.vimrc is Vim's configuration file.
After you get used to using Vim, you can start customizing it by
adding lines to
.vimrc file goes in your home directory. The
. at the
beginning will hide the file from a normal
ls UNIX command (so as
not to clutter), but it is still there. You can edit the file from Vim
You can find my
.vimrc file on
It contains most of the settings described here.
To turn on syntax highlighting, add
You can change the colorscheme (replace
desert with any other
Indentation rules for different filetypes can be set:
filetype plugin indent on
The first thing you'll want to do is
This turns off Vi compatibility. This is especially important if you are using Vim on your class account.
"(double-quote) character begins a comment in VimScript.
set noerrorbells " Gets rid of beeping sound
set lines=50 " Vim starts with this many lines set columns=80 " You can change these numbers set textwidth=80 " This sets the 'virtual' line number
textwidth setting is useful when writing paragraphs (such as in
LaTeX), as it automatically forces overflowing text onto a newline. It
can be distracting when writing code, however, so you can always omit
set showcmd " Show (partial) command in status line set showmode " Show the current mode set laststatus=2 " Always show status line
The status line can contain useful information. For a full list of
things you can put there, type the Vim command
Here is the one I use:
set statusline=%.40F%=%m\ %Y\ Line:\ %3l/%L[%3p%%]
The full filepath is displayed on the left, and various things are displayed on the right — whether or not the file has been modified, the filetype, the line number, and the percentage through the file.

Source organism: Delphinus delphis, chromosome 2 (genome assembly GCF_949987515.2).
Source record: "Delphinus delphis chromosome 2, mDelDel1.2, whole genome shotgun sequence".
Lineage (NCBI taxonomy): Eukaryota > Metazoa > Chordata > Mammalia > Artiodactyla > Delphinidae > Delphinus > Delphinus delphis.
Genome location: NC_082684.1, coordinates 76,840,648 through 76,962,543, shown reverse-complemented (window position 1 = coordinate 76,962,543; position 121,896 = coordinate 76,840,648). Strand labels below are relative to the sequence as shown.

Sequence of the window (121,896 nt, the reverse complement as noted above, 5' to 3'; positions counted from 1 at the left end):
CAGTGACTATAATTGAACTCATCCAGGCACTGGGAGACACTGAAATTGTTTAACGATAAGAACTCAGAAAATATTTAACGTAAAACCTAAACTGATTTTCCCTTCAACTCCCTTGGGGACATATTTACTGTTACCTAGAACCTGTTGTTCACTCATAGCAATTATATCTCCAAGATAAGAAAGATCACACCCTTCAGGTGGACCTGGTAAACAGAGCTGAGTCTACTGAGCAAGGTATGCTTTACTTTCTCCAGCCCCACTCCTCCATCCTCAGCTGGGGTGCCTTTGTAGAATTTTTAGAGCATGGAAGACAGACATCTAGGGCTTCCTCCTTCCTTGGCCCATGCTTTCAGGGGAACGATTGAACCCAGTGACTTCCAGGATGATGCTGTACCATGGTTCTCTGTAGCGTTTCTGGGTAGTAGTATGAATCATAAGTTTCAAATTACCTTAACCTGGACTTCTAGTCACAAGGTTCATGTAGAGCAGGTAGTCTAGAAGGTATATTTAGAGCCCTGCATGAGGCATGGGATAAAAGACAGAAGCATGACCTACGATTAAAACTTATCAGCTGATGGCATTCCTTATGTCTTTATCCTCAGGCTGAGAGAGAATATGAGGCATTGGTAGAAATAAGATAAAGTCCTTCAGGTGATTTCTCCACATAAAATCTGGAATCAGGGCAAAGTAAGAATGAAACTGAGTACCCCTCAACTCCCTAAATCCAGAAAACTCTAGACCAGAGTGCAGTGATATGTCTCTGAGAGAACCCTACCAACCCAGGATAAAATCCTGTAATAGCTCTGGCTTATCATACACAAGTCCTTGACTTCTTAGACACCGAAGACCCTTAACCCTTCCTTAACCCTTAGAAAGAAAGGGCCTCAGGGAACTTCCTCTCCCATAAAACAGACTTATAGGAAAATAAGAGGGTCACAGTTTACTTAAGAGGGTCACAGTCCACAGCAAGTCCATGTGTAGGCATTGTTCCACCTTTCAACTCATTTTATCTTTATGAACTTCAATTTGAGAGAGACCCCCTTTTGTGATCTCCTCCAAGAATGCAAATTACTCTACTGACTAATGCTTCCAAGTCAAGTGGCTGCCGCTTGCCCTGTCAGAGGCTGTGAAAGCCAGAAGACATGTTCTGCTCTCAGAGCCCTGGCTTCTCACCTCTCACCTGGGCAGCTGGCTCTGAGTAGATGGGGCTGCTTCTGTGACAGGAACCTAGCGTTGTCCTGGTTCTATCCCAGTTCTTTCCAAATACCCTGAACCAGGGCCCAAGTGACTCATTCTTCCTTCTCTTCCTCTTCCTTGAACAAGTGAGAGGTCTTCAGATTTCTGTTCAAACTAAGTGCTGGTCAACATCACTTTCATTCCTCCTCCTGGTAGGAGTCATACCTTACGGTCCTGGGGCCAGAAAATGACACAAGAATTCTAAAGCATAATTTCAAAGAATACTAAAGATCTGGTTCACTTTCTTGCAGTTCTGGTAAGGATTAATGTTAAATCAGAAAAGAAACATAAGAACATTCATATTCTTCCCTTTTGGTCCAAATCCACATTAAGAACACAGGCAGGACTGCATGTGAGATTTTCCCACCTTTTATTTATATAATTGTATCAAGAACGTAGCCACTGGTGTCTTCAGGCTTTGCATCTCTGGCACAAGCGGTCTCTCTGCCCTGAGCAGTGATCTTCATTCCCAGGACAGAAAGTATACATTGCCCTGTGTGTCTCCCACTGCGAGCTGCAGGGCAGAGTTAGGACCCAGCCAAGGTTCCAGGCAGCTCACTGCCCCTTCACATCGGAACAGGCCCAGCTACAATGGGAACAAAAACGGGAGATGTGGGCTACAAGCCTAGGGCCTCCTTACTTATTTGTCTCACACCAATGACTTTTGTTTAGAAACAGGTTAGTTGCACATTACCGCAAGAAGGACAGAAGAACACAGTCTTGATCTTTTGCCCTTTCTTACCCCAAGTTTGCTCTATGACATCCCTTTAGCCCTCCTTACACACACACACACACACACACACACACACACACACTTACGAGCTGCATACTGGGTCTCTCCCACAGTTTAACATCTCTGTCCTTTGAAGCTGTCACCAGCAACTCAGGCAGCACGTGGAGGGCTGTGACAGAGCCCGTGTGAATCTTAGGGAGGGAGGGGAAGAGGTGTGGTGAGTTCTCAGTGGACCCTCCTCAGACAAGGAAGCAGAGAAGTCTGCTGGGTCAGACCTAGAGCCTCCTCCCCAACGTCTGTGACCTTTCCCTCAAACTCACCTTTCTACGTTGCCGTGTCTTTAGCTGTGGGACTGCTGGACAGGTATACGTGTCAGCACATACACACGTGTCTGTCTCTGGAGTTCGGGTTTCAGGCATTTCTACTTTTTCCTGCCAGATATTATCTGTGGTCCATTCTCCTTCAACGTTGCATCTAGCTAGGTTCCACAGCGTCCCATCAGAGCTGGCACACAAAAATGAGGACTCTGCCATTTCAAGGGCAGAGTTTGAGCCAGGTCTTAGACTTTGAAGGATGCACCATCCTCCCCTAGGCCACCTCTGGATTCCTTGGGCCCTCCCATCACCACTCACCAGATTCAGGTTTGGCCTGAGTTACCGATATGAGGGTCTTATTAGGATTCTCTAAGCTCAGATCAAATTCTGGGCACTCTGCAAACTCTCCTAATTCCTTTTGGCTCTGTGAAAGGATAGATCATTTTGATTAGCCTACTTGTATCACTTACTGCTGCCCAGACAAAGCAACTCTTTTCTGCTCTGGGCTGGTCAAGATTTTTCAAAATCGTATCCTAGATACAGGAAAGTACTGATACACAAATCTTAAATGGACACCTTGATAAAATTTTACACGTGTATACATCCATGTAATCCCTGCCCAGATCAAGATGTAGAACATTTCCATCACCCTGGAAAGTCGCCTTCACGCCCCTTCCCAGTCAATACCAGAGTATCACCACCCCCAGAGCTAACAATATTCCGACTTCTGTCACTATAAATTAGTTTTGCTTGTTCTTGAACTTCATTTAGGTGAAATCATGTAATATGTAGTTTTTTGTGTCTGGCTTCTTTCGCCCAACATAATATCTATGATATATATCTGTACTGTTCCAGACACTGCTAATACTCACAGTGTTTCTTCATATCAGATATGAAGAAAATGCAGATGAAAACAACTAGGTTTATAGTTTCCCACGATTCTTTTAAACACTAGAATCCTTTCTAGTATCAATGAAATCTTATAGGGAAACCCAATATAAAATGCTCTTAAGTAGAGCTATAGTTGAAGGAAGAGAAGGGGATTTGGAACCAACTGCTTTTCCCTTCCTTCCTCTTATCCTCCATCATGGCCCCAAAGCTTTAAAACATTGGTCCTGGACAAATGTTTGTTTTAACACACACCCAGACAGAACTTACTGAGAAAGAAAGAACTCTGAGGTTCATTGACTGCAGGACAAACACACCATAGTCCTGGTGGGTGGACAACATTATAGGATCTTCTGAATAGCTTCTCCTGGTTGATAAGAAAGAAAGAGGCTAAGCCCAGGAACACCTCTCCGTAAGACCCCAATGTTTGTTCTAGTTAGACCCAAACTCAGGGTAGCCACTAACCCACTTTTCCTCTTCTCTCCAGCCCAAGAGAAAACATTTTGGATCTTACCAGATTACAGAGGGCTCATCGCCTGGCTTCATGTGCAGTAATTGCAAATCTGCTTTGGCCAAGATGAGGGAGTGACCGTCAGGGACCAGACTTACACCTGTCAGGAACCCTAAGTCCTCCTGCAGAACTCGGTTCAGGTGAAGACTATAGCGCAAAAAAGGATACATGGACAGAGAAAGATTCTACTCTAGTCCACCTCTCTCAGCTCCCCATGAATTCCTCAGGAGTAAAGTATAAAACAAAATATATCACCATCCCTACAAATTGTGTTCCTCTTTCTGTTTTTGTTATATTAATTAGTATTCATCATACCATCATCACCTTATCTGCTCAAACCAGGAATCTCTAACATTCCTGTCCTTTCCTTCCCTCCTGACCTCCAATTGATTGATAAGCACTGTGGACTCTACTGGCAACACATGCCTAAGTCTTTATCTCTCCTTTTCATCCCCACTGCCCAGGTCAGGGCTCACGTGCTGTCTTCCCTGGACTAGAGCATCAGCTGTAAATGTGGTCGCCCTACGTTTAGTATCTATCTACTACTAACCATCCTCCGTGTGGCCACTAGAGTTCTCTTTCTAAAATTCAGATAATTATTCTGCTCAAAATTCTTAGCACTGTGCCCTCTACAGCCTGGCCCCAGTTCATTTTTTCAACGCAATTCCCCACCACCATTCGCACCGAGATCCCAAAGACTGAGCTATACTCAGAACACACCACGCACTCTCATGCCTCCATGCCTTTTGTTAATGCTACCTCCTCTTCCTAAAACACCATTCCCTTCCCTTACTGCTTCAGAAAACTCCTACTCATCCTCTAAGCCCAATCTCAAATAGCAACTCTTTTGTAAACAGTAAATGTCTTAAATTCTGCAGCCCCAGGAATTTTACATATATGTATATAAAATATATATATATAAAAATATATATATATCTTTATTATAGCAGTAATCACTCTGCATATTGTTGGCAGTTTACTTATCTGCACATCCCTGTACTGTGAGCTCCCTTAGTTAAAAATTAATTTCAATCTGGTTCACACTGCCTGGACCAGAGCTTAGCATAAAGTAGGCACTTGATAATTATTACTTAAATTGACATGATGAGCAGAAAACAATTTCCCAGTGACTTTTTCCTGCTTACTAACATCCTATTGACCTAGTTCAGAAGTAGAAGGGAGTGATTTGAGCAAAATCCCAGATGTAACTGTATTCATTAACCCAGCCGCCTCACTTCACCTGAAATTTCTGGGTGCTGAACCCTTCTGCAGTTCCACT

set nu " Set line numbering set scrolloff=5 " Keep at least 5 lines above/below cursor set mouse=a " Enable mouse usage in all modes set mousehide " Hide the mouse when typing
I personally like
scrolloff because it allows me to see ahead, but
it can be distracting for some people.
set ignorecase " Do case insensitive matching set smartcase " Unless you explicitly search for upper case set incsearch " Incremental search set hlsearch " Highlight searches set showmatch " Show matching parentheses
set expandtab " Uses spaces instead of tabs set tabstop=4 " Each tab is 4 spaces set shiftwidth=4 " Sets the >> and << width set autoindent
set nobackup " remove backup files set noswapfile " remove swap files
Only set these if you don't want backup files. Some people find them useful.
There are a couple of key-binding commands:
map: a simple map
remap: a "recursive map", which means that mappings are influenced by previous mappings
noremap: a "non-recursive map", which means mappings are not influenced by previous mappings
For mode-specific bindings, add a letter before each command. For
example, normal mode mappings are done with
Normal Mode Key Bindings
nnoremap ; : " Enter command mode faster
nnoremap <C-k> <C-w>k " Move along windows faster nnoremap <C-j> <C-w>j nnoremap <C-h> <C-w>h nnoremap <C-l> <C-w>l
nnoremap j gj " Move along rows, not lines nnoremap k gk " Useful for long lines nnoremap 0 g0 nnoremap $ g$
nnoremap <space> zz " Centers screen around cursor nnoremap n nzz nnoremap N Nzz
Command Mode Key Bindings
The following alias accidental shifts:
cnoremap W<CR> w<CR> cnoremap Q<CR> q<CR> cnoremap X<CR> x<CR> cnoremap Sh<CR> sh<CR> cnoremap sH<CR> sh<CR> cnoremap SH<CR> sh<CR>